EU commissioners hope that the proposed price caps will be in place by the summer, although member states will still have to approve the plans if members of the European parliament accept the changes.
"It will make crystal clear that the European parliament can flex its decision-making muscles ... and also make sure that the council [of ministers] fully incorporates the European parliament's views in its final decision," the MEP responsible for the plans, Paul Ruebig, said after the vote.
"It will make crystal clear that the European parliament can flex its decision-making muscles ... and also make sure that the council fully incorporates the European parliament's views in its final decision," he added.
EU telecoms commissioner Viviane Reding said earlier that a political agreement on lower roaming tariffs was "now within reach".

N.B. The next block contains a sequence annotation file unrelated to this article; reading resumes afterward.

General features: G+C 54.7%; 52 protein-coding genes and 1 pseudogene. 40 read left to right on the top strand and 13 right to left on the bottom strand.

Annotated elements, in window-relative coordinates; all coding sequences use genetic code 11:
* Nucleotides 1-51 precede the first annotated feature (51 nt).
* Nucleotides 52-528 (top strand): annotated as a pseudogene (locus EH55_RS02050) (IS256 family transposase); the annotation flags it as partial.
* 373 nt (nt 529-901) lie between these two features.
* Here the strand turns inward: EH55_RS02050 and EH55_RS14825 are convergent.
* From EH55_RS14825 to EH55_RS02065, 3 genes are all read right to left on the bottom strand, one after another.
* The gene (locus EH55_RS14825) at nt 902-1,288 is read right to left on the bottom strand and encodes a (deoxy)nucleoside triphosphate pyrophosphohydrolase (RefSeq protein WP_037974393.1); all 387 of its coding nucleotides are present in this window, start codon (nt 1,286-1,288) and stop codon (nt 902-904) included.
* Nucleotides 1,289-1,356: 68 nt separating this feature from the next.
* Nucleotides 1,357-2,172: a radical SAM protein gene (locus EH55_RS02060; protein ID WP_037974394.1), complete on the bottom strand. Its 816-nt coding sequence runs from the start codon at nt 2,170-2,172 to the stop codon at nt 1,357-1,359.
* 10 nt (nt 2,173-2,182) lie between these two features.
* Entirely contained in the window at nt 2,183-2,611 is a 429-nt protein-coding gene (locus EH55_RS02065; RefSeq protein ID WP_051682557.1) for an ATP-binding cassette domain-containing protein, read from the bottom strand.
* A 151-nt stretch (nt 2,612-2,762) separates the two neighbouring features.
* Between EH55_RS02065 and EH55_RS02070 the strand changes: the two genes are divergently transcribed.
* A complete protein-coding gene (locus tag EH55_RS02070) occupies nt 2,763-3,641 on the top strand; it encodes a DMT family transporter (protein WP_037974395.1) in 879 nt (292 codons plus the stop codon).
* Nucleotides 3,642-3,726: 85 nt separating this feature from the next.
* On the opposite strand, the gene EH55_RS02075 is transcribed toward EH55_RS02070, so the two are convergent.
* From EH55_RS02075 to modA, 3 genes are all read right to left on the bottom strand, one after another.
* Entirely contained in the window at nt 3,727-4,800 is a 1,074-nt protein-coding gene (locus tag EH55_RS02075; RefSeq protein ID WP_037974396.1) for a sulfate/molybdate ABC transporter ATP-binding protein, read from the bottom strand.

Ms Reding proposed the legislation to cut roaming tariffs last year amid EC claims that mobile phone companies are profiting to the tune of some €8.5 billion (£5.7 billion) a year as a result of charges consumers pay to make calls abroad.
"In this important phase of the legislative procedure, it is of crucial importance to ensure that all consumers in the EU will be able to benefit from lower roaming charges, and that no one is left behind," she said.
But mobile phone providers, who have fiercely resisted the plans to regulate roaming costs, have insisted that the charges are justified due to the costs they incur when routing calls on rival networks.
Warning of the "serious harm" which would result from the regulations, the GSM Association, which represents a number of Europe's mobile operators, urged MEPs to reject the plans.
"At a time when Europe is trying to stimulate investment and innovation, these inappropriate and inconsistent proposals are becoming increasingly removed from the economic realities of the mobile market," said the organisation's chief executive Rob Conway.
He urged the European parliament "not to risk introducing distortions into the roaming market that will remove incentives to compete and penalise some customers".
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